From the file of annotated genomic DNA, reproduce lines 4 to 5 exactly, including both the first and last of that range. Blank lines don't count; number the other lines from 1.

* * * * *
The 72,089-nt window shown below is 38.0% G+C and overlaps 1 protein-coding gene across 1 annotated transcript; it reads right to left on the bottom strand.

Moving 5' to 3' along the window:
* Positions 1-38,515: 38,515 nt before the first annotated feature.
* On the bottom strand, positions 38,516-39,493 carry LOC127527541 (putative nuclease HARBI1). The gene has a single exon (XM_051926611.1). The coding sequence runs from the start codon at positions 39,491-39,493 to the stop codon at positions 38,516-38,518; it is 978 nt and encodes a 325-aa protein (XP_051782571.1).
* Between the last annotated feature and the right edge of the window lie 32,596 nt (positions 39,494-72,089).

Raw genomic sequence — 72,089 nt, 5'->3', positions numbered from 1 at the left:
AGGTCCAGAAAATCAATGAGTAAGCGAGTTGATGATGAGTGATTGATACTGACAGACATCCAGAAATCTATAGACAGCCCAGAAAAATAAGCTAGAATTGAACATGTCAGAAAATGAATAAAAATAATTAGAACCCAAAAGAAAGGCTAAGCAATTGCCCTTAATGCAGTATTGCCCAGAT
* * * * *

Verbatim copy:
* On the bottom strand, positions 38,516-39,493 carry LOC127527541 (putative nuclease HARBI1). The gene has a single exon (XM_051926611.1). The coding sequence runs from the start codon at positions 39,491-39,493 to the stop codon at positions 38,516-38,518; it is 978 nt and encodes a 325-aa protein (XP_051782571.1).
* Between the last annotated feature and the right edge of the window lie 32,596 nt (positions 39,494-72,089).